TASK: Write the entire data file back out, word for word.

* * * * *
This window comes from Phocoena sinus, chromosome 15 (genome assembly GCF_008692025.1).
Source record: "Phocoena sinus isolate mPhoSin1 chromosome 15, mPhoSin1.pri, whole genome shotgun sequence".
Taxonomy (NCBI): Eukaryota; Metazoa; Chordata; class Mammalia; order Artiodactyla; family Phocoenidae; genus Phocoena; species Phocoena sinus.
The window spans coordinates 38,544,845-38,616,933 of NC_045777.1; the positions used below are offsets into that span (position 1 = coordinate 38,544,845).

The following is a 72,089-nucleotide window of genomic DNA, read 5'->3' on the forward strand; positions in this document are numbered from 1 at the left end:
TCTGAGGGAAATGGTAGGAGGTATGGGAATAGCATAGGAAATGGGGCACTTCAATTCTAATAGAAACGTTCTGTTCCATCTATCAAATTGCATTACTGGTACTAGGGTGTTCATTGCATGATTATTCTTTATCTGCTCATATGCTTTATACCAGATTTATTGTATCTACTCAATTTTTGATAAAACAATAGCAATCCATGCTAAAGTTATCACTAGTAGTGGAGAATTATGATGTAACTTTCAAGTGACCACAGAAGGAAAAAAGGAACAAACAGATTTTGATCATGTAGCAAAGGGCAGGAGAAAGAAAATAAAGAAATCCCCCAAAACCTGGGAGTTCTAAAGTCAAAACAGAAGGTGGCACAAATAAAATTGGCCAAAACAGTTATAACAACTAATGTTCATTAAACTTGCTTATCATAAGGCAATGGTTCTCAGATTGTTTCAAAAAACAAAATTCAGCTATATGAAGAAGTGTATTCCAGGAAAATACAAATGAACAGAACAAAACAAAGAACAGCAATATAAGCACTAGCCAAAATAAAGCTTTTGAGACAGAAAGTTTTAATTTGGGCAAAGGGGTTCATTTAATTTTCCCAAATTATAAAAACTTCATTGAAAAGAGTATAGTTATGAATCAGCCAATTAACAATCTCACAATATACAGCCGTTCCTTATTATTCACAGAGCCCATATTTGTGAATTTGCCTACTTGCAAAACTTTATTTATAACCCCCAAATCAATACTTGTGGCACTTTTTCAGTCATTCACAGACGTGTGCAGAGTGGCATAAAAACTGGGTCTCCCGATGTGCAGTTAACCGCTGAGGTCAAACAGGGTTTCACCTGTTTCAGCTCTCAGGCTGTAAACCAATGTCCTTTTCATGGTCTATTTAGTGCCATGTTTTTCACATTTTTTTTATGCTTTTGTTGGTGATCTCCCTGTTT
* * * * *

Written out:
This window comes from Phocoena sinus, chromosome 15 (genome assembly GCF_008692025.1).
Source record: "Phocoena sinus isolate mPhoSin1 chromosome 15, mPhoSin1.pri, whole genome shotgun sequence".
Taxonomy (NCBI): Eukaryota; Metazoa; Chordata; class Mammalia; order Artiodactyla; family Phocoenidae; genus Phocoena; species Phocoena sinus.
The window spans coordinates 38,544,845-38,616,933 of NC_045777.1; the positions used below are offsets into that span (position 1 = coordinate 38,544,845).

The following is a 72,089-nucleotide window of genomic DNA, read 5'->3' on the forward strand; positions in this document are numbered from 1 at the left end:
TCTGAGGGAAATGGTAGGAGGTATGGGAATAGCATAGGAAATGGGGCACTTCAATTCTAATAGAAACGTTCTGTTCCATCTATCAAATTGCATTACTGGTACTAGGGTGTTCATTGCATGATTATTCTTTATCTGCTCATATGCTTTATACCAGATTTATTGTATCTACTCAATTTTTGATAAAACAATAGCAATCCATGCTAAAGTTATCACTAGTAGTGGAGAATTATGATGTAACTTTCAAGTGACCACAGAAGGAAAAAAGGAACAAACAGATTTTGATCATGTAGCAAAGGGCAGGAGAAAGAAAATAAAGAAATCCCCCAAAACCTGGGAGTTCTAAAGTCAAAACAGAAGGTGGCACAAATAAAATTGGCCAAAACAGTTATAACAACTAATGTTCATTAAACTTGCTTATCATAAGGCAATGGTTCTCAGATTGTTTCAAAAAACAAAATTCAGCTATATGAAGAAGTGTATTCCAGGAAAATACAAATGAACAGAACAAAACAAAGAACAGCAATATAAGCACTAGCCAAAATAAAGCTTTTGAGACAGAAAGTTTTAATTTGGGCAAAGGGGTTCATTTAATTTTCCCAAATTATAAAAACTTCATTGAAAAGAGTATAGTTATGAATCAGCCAATTAACAATCTCACAATATACAGCCGTTCCTTATTATTCACAGAGCCCATATTTGTGAATTTGCCTACTTGCAAAACTTTATTTATAACCCCCAAATCAATACTTGTGGCACTTTTTCAGTCATTCACAGACGTGTGCAGAGTGGCATAAAAACTGGGTCTCCCGATGTGCAGTTAACCGCTGAGGTCAAACAGGGTTTCACCTGTTTCAGCTCTCAGGCTGTAAACCAATGTCCTTTTCATGGTCTATTTAGTGCCATGTTTTTCACATTTTTTTTATGCTTTTGTTGGTGATCTCCCTGTTT